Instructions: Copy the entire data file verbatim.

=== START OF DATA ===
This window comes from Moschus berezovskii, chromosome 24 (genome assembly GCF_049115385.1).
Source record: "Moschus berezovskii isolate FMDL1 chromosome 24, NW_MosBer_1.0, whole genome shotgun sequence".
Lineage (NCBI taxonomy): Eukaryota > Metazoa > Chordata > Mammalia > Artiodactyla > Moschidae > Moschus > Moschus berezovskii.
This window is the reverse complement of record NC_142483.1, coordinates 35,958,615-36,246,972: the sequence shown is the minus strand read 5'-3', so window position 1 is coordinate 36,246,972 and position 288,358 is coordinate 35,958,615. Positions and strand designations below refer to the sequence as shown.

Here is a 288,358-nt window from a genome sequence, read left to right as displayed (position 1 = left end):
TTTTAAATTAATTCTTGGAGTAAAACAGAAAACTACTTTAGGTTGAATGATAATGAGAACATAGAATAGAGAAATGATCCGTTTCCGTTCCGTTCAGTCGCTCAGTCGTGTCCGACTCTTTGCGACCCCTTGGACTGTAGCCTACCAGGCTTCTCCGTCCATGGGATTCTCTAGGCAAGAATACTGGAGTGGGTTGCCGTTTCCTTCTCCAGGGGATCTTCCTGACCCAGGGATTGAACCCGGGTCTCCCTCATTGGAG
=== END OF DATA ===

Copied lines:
This window comes from Moschus berezovskii, chromosome 24 (genome assembly GCF_049115385.1).
Source record: "Moschus berezovskii isolate FMDL1 chromosome 24, NW_MosBer_1.0, whole genome shotgun sequence".
Lineage (NCBI taxonomy): Eukaryota > Metazoa > Chordata > Mammalia > Artiodactyla > Moschidae > Moschus > Moschus berezovskii.
This window is the reverse complement of record NC_142483.1, coordinates 35,958,615-36,246,972: the sequence shown is the minus strand read 5'-3', so window position 1 is coordinate 36,246,972 and position 288,358 is coordinate 35,958,615. Positions and strand designations below refer to the sequence as shown.

Here is a 288,358-nt window from a genome sequence, read left to right as displayed (position 1 = left end):
TTTTAAATTAATTCTTGGAGTAAAACAGAAAACTACTTTAGGTTGAATGATAATGAGAACATAGAATAGAGAAATGATCCGTTTCCGTTCCGTTCAGTCGCTCAGTCGTGTCCGACTCTTTGCGACCCCTTGGACTGTAGCCTACCAGGCTTCTCCGTCCATGGGATTCTCTAGGCAAGAATACTGGAGTGGGTTGCCGTTTCCTTCTCCAGGGGATCTTCCTGACCCAGGGATTGAACCCGGGTCTCCCTCATTGGAG